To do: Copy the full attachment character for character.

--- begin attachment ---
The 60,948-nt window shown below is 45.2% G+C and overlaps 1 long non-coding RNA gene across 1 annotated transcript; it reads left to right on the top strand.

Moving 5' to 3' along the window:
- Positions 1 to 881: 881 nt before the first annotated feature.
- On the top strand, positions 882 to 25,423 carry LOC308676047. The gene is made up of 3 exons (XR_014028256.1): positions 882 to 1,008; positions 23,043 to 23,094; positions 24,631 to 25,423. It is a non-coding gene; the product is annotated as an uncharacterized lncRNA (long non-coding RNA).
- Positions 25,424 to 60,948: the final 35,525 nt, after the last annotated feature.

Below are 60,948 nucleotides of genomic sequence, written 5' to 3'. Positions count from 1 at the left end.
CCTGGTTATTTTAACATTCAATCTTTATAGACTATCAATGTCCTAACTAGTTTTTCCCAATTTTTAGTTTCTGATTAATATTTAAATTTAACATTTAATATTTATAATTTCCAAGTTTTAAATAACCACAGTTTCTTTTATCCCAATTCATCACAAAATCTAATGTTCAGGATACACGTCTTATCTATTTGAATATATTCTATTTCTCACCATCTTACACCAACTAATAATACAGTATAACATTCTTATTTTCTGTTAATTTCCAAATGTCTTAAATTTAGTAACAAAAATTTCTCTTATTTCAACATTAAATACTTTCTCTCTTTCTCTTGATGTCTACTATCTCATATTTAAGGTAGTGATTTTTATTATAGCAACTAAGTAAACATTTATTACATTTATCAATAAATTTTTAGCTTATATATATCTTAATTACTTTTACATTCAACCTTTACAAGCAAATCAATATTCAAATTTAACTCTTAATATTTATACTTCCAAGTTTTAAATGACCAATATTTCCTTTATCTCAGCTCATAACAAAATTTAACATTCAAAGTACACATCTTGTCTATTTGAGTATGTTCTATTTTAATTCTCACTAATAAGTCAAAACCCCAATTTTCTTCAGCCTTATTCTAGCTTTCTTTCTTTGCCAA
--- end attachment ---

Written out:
The 60,948-nt window shown below is 45.2% G+C and overlaps 1 long non-coding RNA gene across 1 annotated transcript; it reads left to right on the top strand.

Moving 5' to 3' along the window:
- Positions 1 to 881: 881 nt before the first annotated feature.
- On the top strand, positions 882 to 25,423 carry LOC308676047. The gene is made up of 3 exons (XR_014028256.1): positions 882 to 1,008; positions 23,043 to 23,094; positions 24,631 to 25,423. It is a non-coding gene; the product is annotated as an uncharacterized lncRNA (long non-coding RNA).
- Positions 25,424 to 60,948: the final 35,525 nt, after the last annotated feature.

Below are 60,948 nucleotides of genomic sequence, written 5' to 3'. Positions count from 1 at the left end.
CCTGGTTATTTTAACATTCAATCTTTATAGACTATCAATGTCCTAACTAGTTTTTCCCAATTTTTAGTTTCTGATTAATATTTAAATTTAACATTTAATATTTATAATTTCCAAGTTTTAAATAACCACAGTTTCTTTTATCCCAATTCATCACAAAATCTAATGTTCAGGATACACGTCTTATCTATTTGAATATATTCTATTTCTCACCATCTTACACCAACTAATAATACAGTATAACATTCTTATTTTCTGTTAATTTCCAAATGTCTTAAATTTAGTAACAAAAATTTCTCTTATTTCAACATTAAATACTTTCTCTCTTTCTCTTGATGTCTACTATCTCATATTTAAGGTAGTGATTTTTATTATAGCAACTAAGTAAACATTTATTACATTTATCAATAAATTTTTAGCTTATATATATCTTAATTACTTTTACATTCAACCTTTACAAGCAAATCAATATTCAAATTTAACTCTTAATATTTATACTTCCAAGTTTTAAATGACCAATATTTCCTTTATCTCAGCTCATAACAAAATTTAACATTCAAAGTACACATCTTGTCTATTTGAGTATGTTCTATTTTAATTCTCACTAATAAGTCAAAACCCCAATTTTCTTCAGCCTTATTCTAGCTTTCTTTCTTTGCCAA